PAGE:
I may dislike Washington, but you can't dislike the buildings. Union Station is a great introduction to the traveling chunk of a book tour.
October 12, 2010 – Washington, D.C. I've decided to write from inside a commercial book tour, to talk about my new book "Rose In A Storm," but also to try and give a sense of what it is really like inside a month-long, very intense book tour. Maria is coming along for some of the tour, to help me, see different cities, and watch out for Izzy. He is not in D.C. We got up early, went to Ft. Edward, N.Y., caught the train to Penn Station, nearly missed the Acela to Washington.We just got into the hotel. We were picked up by a car and driven from Union Station to the hotel.
You feel Washington the second you get onto the Acela. Lobbyists, aides, all buff, well-dressed, focused grimly on laptops and scrawling constantly through cell screens. People seem extremely disconnected from one another, shrouded in a cocoon of electronic devices. Washington, as always, appears totally insulated from the real world, booming, bustling, in a sense recession proof. And then you look down the side streets and see blocks of homeless people lying outside shelters waiting for food and place to sleep. On every level, I have always hated Washington, a parasitic city that lives off of the work and money and values people far removed from a place like this have earned.
Although things have changed, publishers treat authors well if they tour them and they draw crowds and sell some books. If they don't, they don't tour them anymore. Food and rooms are paid for, and transportation is provided. We are changing that on the next leg of the tour, leaving Saturday for the midwest, starting with Ohio and Kentucky (looks like we are appearing at the Bainbridge Library outside of Cleveland a week from Thursday). I am driving my truck out there, and the publisher will pay for motels and food.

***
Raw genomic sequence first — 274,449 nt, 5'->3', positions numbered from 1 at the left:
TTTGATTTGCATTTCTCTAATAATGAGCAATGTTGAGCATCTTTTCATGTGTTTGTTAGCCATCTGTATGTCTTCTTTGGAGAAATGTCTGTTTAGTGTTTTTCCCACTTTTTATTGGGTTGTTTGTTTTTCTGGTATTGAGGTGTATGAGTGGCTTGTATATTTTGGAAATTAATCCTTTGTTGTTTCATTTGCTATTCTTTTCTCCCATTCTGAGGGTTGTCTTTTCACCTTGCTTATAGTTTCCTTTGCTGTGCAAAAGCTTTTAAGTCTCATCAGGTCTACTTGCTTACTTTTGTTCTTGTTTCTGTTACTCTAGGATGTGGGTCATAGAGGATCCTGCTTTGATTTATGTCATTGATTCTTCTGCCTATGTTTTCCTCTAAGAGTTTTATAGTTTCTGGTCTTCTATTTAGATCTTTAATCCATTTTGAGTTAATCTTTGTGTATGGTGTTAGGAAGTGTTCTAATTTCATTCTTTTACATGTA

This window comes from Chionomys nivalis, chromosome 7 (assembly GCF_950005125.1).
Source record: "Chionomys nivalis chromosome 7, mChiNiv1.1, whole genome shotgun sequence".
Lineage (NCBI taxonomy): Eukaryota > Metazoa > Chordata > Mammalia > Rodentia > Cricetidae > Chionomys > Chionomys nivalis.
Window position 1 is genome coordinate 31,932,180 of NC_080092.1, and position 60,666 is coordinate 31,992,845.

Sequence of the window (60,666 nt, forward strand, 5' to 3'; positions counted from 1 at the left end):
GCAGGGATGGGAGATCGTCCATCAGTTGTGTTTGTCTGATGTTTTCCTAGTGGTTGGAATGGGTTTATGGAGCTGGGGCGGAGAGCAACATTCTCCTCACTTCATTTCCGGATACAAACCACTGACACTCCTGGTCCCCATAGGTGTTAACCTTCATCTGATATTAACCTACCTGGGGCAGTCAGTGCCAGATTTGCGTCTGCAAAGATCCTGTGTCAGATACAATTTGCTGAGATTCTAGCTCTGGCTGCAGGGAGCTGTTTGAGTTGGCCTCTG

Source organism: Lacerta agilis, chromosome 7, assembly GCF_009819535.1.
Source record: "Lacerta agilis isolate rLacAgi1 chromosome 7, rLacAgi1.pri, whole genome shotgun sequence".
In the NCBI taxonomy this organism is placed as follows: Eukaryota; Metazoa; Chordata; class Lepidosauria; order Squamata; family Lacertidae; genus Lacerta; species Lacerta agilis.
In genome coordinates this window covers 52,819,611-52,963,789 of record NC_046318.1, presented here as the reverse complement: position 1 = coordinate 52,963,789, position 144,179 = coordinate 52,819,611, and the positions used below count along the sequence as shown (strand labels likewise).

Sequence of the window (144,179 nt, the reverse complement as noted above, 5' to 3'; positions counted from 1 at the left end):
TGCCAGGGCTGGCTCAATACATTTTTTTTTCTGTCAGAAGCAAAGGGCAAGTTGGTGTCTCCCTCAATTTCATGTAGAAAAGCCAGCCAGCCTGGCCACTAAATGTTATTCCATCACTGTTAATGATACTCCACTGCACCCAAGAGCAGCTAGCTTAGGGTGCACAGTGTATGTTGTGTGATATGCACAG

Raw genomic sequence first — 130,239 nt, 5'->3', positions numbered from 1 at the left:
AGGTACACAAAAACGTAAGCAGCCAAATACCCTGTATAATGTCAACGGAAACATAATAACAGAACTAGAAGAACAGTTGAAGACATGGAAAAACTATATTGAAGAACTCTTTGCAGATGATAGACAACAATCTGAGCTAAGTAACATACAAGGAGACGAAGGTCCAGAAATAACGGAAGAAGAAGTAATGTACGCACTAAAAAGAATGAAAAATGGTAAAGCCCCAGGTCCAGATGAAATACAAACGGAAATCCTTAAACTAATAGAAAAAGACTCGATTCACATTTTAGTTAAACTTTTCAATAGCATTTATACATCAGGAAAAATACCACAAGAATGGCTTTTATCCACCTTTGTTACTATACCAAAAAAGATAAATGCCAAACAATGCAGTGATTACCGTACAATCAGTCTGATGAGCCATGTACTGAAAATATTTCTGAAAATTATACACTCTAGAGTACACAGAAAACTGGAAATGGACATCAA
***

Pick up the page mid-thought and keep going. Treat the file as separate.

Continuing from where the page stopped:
Maria is paying her own way. She wants to help, and we want to spend this time together. We have a good and conscientious friend staying at the farm, and others helping out with the dogs and watching the place round the clock. Hate to leave the dogs, but it's good for them, and for me. Izzy is coming to the midwest.
Tomorrow night, for the first time I am appearing at a signing with another author Rita Mae Brown, and that is a smart and good move. I suspect we will get a good turnout at Borders's, Bailey's Crossroads (7 p.m.), Va. Wednesday is chock full of interviews, radio appearances on NPR and taping for an hour for the Canadian Broadcasting Corporation.
Tonight, dinner with an old friend I haven't seen in many years. He loves Washington as much as I hate it. Book tours are grueling and draining, a real challenge to the body and the psyche. I eat carefully, meditate, take walks, suck on cough drops and try and preserve energy. I want every appearance to be as good a one as possible. More later.
Here we go. I think.
Heading for NYC. I love the train and the best thing about the book tour is that I'm not flying anywhere. Maria and I are thinking about taking a train to Seattle and Portland next year.
The Thurber House in Columbus, Ohio, tells me they do permit dogs, but at the place they hold large
Events. They invited me there next year. but I love how it turned out, the little Facebook rebellion and ending up at a great Indy bookstore Sunday, the Book Loft. Still figuring out photos and th Ipad.
Tap here to begin writing.
From beautiful Ft. Edward, heading to D.C. Maria sketching, the artist always. I hate Washington in every possible way.